How the New York Fed strangles Iraq

Written by on 01/22/2020

by Ann Garrison

After the US assassination of Iranian Gen. Qasem Soleimani
on Iraqi soil, the Iraqi government demanded that the US remove all its troops.
Great idea, long overdue. Most San Francisco Bay View readers no doubt agree,
and many of us will no doubt join the national and
international day
of antiwar marches coming
up on Saturday, Jan, 25.

Uprising
Today
reports that tens of thousands of Iraqis took to the streets in
Baghdad and other cities in the south and center of the country on Jan. 18 to
demand the US troops leave. They also demanded a new government.

However, more than US military might stands in the way of
any Iraqi government attempt to expel the US. It’s a righteous but unrealistic
demand given the New York Federal Reserve’s financial stranglehold on Iraq.

As Peter Koenig writes in Global
Research
, “The stakes are too immense for the US. It has all to do with their
move towards world hegemony by territory and by finance – meaning by the US
dollar.”

On RT’s Jan. 18 Keiser Report, “Not
your settlements layer, not your money
,” Robert Keiser and his cohost Stacy
Herbert explained how the hegemony of the US dollar works:

Stacey Herbert: US officials warned Iraq that it risks
losing access to its account at the New York Federal Reserve, where
international oil sale revenue is kept, if it moves to expel US troops.

Protesters fill the streets of New York City on Jan. 4.

So Iraq is theoretically an independent sovereign nation and
they should be able to invite other militaries in to help them fight somebody
or whatever and they should be able to expel foreign military troops if they
wish them not to be there [in accord with the UN Charter]. But the US is
saying, “Should you choose to expel our military base, we will seize your
assets at the New York Fed.”

Max Keiser: Yeah, I mean this is what is fascinating and
people are starting to see how the world really works and how this American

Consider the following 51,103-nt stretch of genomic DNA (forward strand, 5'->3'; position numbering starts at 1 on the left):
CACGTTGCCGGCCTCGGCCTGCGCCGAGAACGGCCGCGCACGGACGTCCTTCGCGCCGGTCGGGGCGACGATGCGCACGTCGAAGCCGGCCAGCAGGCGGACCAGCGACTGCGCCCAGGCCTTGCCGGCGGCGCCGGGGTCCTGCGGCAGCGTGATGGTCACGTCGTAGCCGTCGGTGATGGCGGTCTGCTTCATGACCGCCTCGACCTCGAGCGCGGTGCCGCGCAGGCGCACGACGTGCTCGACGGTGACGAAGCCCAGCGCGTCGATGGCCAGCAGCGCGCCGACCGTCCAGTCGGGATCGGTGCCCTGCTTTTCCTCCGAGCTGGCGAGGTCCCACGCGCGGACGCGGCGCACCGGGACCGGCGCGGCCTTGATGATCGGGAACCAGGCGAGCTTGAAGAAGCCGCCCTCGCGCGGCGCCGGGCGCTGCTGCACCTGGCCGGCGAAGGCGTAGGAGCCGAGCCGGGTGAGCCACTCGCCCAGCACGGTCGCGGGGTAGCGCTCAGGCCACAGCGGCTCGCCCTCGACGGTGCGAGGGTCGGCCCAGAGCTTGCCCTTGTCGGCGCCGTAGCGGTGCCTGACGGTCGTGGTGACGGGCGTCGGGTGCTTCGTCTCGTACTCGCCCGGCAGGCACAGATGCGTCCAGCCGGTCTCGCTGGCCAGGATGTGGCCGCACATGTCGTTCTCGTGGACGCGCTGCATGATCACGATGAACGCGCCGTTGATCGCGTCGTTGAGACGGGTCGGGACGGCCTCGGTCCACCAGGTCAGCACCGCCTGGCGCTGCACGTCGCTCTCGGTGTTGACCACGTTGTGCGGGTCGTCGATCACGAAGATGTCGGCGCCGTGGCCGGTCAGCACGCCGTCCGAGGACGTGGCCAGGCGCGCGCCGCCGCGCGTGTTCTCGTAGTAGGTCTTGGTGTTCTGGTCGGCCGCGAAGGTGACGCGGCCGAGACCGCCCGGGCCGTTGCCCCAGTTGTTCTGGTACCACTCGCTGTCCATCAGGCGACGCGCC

empire works and how the empire of debt, as some have called it, works. It [oil
and other commodity sales] all clear through the New York Fed, so these
countries in the Middle East can throw a hissy fit and throw themselves onto
the ground and cry and scream and they can do all kinds of stuff, but it doesn’t
really matter because everything goes through the New York Fed.

And remember that the 2008 crisis was resolved through the
New York Fed when Timothy Geithner was in charge. And every time there’s an
economic crisis anywhere in the world, pretty much it’s all resolved through
the New York Fed. If they want to cut you off from the global economy, they can
do so at the flick of a switch, because since the 1940s, commodities sales have
been settled in dollars.

Ever since the 1970s and the emergence of the petrodollar,
everything – all oil, all energy – is settled in US dollars. All commodities
are priced in dollars and settled in dollars and that all happens at the New
York Fed and everyone around New York gets a lot of money because they are in
proximity to the New York Fed and that’s the way the world works.

Stacey Herbert: Back in May – remember Rep. Brad Sherman of
California? He said that we must stop Bitcoin
now because what they’re trying to do is replace the New York Fed. He was